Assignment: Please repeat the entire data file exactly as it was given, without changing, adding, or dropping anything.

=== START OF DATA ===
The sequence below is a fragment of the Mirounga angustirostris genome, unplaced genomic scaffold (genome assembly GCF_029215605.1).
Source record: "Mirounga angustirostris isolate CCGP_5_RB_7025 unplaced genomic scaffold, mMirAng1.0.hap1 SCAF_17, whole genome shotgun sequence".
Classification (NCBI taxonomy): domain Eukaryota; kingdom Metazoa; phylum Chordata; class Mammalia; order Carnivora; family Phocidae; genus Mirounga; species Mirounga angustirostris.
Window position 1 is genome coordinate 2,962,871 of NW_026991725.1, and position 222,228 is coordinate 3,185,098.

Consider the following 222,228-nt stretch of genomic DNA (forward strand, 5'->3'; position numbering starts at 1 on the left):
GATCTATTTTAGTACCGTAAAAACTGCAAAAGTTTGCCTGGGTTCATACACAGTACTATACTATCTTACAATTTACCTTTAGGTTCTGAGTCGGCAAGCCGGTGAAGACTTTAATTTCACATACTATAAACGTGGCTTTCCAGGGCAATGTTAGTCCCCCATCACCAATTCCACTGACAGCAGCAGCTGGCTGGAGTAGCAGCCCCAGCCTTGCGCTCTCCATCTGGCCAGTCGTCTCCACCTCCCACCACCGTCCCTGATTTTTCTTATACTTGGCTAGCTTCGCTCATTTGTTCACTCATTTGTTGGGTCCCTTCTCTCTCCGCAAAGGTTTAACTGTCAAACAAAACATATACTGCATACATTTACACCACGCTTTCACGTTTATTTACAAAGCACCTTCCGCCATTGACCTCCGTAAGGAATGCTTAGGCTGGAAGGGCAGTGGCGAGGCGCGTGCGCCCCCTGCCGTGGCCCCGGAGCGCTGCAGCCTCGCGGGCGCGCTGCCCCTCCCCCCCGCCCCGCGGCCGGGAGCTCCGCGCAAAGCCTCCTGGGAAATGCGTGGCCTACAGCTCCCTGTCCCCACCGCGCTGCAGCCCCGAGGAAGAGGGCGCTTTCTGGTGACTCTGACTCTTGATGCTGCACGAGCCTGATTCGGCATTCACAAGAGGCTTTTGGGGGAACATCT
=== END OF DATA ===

The sequence below is a fragment of the Mirounga angustirostris genome, unplaced genomic scaffold (genome assembly GCF_029215605.1).
Source record: "Mirounga angustirostris isolate CCGP_5_RB_7025 unplaced genomic scaffold, mMirAng1.0.hap1 SCAF_17, whole genome shotgun sequence".
Classification (NCBI taxonomy): domain Eukaryota; kingdom Metazoa; phylum Chordata; class Mammalia; order Carnivora; family Phocidae; genus Mirounga; species Mirounga angustirostris.
Window position 1 is genome coordinate 2,962,871 of NW_026991725.1, and position 222,228 is coordinate 3,185,098.

Consider the following 222,228-nt stretch of genomic DNA (forward strand, 5'->3'; position numbering starts at 1 on the left):
GATCTATTTTAGTACCGTAAAAACTGCAAAAGTTTGCCTGGGTTCATACACAGTACTATACTATCTTACAATTTACCTTTAGGTTCTGAGTCGGCAAGCCGGTGAAGACTTTAATTTCACATACTATAAACGTGGCTTTCCAGGGCAATGTTAGTCCCCCATCACCAATTCCACTGACAGCAGCAGCTGGCTGGAGTAGCAGCCCCAGCCTTGCGCTCTCCATCTGGCCAGTCGTCTCCACCTCCCACCACCGTCCCTGATTTTTCTTATACTTGGCTAGCTTCGCTCATTTGTTCACTCATTTGTTGGGTCCCTTCTCTCTCCGCAAAGGTTTAACTGTCAAACAAAACATATACTGCATACATTTACACCACGCTTTCACGTTTATTTACAAAGCACCTTCCGCCATTGACCTCCGTAAGGAATGCTTAGGCTGGAAGGGCAGTGGCGAGGCGCGTGCGCCCCCTGCCGTGGCCCCGGAGCGCTGCAGCCTCGCGGGCGCGCTGCCCCTCCCCCCCGCCCCGCGGCCGGGAGCTCCGCGCAAAGCCTCCTGGGAAATGCGTGGCCTACAGCTCCCTGTCCCCACCGCGCTGCAGCCCCGAGGAAGAGGGCGCTTTCTGGTGACTCTGACTCTTGATGCTGCACGAGCCTGATTCGGCATTCACAAGAGGCTTTTGGGGGAACATCT